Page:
Club awarded tender by NZ to rebuild schools

Volunteers from Rotary clubs in Nelson, New Zealand assist at Lavena Primary School with a new teacher’s house. Picture: SUPPLIED

THE Taveuni Rotary Club has been awarded a tender by the New Zealand Government to rebuild schools that were destroyed by Severe Tropical Cyclone Winston in 2016.

Club president Geoffrey Amos said volunteers would carry out the project within the next 11 months.

“We applied for a tender with the New Zealand Government to rebuild affected schools and teachers’ quarters on Taveuni and we got it,” he said.

“This is because we backed up our application with the work we have done in the past for the communities on this island.

“So we have three teams out there and they have already started working on the rebuilding project. Basically, we will build one teacher’s quarters or classroom every month.”

Mr Amos said two teams were based at Lavena to rebuild two classrooms and a teacher’s quarters.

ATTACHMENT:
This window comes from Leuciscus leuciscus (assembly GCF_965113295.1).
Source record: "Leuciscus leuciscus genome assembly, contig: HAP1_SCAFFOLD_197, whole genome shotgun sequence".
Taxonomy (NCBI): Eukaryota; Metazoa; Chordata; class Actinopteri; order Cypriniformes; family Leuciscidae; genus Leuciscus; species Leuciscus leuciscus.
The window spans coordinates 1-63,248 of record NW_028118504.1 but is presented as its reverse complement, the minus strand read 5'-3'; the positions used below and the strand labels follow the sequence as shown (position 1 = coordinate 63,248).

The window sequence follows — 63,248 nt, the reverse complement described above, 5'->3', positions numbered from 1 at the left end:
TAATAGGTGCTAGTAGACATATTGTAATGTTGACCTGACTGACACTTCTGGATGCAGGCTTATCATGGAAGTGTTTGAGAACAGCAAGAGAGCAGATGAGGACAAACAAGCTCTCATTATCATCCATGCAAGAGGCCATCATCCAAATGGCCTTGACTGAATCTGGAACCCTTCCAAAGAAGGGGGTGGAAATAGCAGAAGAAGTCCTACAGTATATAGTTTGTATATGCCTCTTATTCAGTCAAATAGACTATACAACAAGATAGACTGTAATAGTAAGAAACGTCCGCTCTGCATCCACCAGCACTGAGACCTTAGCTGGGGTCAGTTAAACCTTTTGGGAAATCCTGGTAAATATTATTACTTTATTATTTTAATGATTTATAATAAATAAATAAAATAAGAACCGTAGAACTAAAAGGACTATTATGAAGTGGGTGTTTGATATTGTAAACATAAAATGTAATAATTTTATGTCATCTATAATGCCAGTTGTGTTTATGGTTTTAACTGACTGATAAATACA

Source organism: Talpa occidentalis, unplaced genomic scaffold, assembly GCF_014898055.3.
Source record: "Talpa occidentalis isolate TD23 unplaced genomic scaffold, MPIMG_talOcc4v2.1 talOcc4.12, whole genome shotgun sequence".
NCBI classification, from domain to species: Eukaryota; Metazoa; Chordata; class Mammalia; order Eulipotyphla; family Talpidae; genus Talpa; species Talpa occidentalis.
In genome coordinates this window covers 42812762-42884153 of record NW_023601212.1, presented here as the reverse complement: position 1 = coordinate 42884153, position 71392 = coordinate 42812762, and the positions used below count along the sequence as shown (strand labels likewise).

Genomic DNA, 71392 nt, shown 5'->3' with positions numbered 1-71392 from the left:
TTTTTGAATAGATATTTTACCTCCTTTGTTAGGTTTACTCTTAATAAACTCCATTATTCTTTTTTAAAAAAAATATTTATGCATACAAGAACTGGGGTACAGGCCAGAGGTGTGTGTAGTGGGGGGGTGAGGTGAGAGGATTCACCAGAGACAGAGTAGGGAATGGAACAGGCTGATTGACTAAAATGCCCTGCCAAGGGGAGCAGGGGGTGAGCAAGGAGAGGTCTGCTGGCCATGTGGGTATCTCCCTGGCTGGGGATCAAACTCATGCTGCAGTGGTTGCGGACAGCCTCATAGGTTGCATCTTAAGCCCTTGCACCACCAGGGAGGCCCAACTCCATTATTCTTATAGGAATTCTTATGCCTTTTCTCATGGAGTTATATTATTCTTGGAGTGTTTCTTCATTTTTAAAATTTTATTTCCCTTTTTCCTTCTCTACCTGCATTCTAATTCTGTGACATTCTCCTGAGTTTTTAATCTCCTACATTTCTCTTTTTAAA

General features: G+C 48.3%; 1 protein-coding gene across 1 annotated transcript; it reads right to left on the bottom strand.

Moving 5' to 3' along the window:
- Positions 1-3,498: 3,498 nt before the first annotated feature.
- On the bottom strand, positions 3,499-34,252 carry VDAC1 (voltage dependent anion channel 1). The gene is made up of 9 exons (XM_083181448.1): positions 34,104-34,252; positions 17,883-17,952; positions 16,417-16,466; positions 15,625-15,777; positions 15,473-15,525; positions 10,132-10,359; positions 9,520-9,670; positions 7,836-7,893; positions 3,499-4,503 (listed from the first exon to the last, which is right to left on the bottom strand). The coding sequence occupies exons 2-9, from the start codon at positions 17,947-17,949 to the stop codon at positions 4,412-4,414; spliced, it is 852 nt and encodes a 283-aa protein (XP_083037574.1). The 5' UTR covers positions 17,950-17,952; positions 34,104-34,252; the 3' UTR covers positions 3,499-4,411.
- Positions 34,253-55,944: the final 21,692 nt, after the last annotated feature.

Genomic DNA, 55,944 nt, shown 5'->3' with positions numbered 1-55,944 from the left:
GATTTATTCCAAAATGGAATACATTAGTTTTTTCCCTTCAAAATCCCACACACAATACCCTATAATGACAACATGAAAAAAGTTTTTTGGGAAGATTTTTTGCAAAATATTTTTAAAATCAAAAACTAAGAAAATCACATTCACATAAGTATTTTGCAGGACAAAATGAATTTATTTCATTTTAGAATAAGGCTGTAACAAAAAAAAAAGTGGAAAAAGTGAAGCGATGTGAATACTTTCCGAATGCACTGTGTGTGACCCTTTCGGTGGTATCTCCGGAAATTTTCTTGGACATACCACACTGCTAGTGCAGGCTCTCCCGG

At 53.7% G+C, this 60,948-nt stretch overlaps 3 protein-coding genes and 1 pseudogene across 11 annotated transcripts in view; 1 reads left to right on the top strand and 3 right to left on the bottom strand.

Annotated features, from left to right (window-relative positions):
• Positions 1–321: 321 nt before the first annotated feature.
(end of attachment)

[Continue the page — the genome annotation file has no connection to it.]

“Then the team will build a second teacher’s quarters at Lavena and this will be funded by the NZ Government,” he said.

“The current rebuilding projects on the two classrooms and one teacher’s quarters also at Lavena are being funded by the Japanese Government.

“When we are done with Lavena projects, we will then rebuild two classroom blocks at Bouma Primary School and this is a NZ-funded project.”

Mr Amos said there were plans to also rebuild a burnt concrete house at the hospital compound in Waiyevo.

“We will rebuild this house and it is almost completed. It will accommodate expectant mothers who travel from outer islands and villages far from the hospital,” he said.

“Expectant mothers can use this house a week before their due date so they don’t have to rush to the hospital.

“Sometimes, transport is not available and the bad weather causes flash floods in flat areas where villages are located so to save them the trouble, they can travel to Waiyevo a week before the due date.”

Mothers from as far as Yanuca and Qamea islands, Mr Amos said could also use the four-bedroom accommodation.

The Rotary Club would also build a separate room for surgeons who may find the hotel rates on Taveuni expensive.